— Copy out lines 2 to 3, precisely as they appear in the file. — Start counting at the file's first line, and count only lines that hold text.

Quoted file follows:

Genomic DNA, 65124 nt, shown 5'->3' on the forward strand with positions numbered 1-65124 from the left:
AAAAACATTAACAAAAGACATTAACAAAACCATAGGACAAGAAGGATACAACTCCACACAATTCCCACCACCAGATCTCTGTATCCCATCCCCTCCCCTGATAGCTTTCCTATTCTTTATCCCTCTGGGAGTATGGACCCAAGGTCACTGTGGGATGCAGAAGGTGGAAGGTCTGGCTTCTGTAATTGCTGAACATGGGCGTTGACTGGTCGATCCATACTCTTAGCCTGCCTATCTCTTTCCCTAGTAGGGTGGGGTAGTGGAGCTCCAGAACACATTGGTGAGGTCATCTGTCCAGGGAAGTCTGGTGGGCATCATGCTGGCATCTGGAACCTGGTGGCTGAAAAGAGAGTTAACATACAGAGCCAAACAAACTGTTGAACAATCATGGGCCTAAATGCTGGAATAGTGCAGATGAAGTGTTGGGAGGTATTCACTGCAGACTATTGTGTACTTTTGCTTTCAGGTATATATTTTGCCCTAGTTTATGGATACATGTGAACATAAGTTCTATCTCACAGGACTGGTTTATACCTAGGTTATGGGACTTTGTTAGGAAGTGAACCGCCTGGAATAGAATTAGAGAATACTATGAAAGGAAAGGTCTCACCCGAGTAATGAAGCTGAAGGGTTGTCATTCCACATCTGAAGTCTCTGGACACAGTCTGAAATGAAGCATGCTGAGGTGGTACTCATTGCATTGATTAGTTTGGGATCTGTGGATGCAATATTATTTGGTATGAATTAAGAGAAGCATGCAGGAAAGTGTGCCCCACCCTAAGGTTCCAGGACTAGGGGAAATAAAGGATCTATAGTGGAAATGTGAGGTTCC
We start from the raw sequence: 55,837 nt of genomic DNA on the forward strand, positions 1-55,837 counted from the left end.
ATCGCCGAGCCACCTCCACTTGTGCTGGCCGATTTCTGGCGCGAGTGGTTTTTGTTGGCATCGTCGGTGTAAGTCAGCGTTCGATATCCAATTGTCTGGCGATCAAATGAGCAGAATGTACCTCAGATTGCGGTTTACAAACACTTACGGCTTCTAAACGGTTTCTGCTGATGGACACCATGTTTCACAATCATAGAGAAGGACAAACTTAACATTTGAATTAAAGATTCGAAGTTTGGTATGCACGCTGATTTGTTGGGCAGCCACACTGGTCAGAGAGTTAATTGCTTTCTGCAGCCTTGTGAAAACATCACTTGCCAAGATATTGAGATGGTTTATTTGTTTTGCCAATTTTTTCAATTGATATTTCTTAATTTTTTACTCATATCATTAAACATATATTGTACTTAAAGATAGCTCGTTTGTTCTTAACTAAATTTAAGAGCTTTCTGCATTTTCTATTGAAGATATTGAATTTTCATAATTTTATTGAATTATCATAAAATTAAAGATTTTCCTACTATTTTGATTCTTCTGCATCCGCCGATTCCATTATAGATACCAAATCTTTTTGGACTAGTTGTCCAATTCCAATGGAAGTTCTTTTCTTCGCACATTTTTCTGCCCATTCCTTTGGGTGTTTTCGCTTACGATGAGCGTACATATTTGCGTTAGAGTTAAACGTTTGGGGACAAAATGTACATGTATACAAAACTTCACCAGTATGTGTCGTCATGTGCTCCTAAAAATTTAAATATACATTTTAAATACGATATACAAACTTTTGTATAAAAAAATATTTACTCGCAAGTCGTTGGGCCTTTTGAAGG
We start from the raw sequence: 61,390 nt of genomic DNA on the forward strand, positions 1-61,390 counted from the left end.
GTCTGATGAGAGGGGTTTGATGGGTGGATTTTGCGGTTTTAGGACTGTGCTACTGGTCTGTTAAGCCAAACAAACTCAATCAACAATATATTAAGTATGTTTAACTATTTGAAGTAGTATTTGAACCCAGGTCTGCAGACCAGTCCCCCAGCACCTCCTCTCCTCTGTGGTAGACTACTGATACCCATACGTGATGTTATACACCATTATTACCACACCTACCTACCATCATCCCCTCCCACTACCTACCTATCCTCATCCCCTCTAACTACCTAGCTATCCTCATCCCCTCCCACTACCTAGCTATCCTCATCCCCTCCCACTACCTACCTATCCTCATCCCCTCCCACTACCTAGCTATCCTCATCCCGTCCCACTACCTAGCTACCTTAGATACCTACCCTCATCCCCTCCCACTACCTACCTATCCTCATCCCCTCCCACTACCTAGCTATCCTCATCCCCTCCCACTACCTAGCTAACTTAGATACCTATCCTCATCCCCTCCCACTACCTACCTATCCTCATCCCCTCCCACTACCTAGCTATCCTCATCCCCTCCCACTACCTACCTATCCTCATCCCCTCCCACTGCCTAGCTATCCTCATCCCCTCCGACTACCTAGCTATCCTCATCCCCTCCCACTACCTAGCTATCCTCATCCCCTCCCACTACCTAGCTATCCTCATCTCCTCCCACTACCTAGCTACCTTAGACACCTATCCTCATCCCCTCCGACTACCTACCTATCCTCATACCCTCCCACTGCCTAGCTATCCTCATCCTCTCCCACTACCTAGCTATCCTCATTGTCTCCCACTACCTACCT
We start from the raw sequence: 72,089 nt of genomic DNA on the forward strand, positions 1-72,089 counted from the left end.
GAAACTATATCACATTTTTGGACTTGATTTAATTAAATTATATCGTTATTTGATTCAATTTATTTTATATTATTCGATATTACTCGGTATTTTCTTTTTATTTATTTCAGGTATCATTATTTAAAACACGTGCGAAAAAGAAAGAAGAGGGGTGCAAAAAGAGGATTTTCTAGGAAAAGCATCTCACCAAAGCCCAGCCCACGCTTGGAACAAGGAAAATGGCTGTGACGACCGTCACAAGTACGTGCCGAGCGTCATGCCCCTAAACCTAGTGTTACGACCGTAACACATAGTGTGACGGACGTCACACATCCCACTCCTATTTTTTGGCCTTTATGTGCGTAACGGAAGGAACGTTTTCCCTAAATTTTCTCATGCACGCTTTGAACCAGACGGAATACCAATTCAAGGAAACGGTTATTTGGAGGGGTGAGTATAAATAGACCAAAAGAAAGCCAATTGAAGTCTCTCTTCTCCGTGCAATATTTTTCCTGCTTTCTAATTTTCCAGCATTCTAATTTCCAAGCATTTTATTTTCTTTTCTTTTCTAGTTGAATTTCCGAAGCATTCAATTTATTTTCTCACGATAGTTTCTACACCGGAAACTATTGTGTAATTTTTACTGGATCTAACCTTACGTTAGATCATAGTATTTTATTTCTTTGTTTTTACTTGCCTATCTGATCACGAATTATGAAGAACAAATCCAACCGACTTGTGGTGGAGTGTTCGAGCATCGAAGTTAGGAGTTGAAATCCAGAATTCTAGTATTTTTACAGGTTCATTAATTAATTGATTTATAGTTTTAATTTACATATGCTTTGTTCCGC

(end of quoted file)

AAAAACATTAACAAAAGACATTAACAAAACCATAGGACAAGAAGGATACAACTCCACACAATTCCCACCACCAGATCTCTGTATCCCATCCCCTCCCCTGATAGCTTTCCTATTCTTTATCCCTCTGGGAGTATGGACCCAAGGTCACTGTGGGATGCAGAAGGTGGAAGGTCTGGCTTCTGTAATTGCTGAACATGGGCGTTGACTGGTCGATCCATACTCTTAGCCTGCCTATCTCTTTCCCTAGTAGGGTGGGGTAGTGGAGCTCCAGAACACATTGGTGAGGTCATCTGTCCAGGGAAGTCTGGTGGGCATCATGCTGGCATCTGGAACCTGGTGGCTGAAAAGAGAGTTAACATACAGAGCCAAACAAACTGTTGAACAATCATGGGCCTAAATGCTGGAATAGTGCAGATGAAGTGTTGGGAGGTATTCACTGCAGACTATTGTGTACTTTTGCTTTCAGGTATATATTTTGCCCTAGTTTATGGATACATGTGAACATAAGTTCTATCTCACAGGACTGGTTTATACCTAGGTTATGGGACTTTGTTAGGAAGTGAACCGCCTGGAATAGAATTAGAGAATACTATGAAAGGAAAGGTCTCACCCGAGTAATGAAGCTGAAGGGTTGTCATTCCACATCTGAAGTCTCTGGACACAGTCTGAAATGAAGCATGCTGAGGTGGTACTCATTGCATTGATTAGTTTGGGATCTGTGGATGCAATATTATTTGGTATGAATTAAGAGAAGCATGCAGGAAAGTGTGCCCCACCCTAAGGTTCCAGGACTAGGGGAAATAAAGGATCTATAGTGGAAATGTGAGGTTCC
We start from the raw sequence: 55,837 nt of genomic DNA on the forward strand, positions 1-55,837 counted from the left end.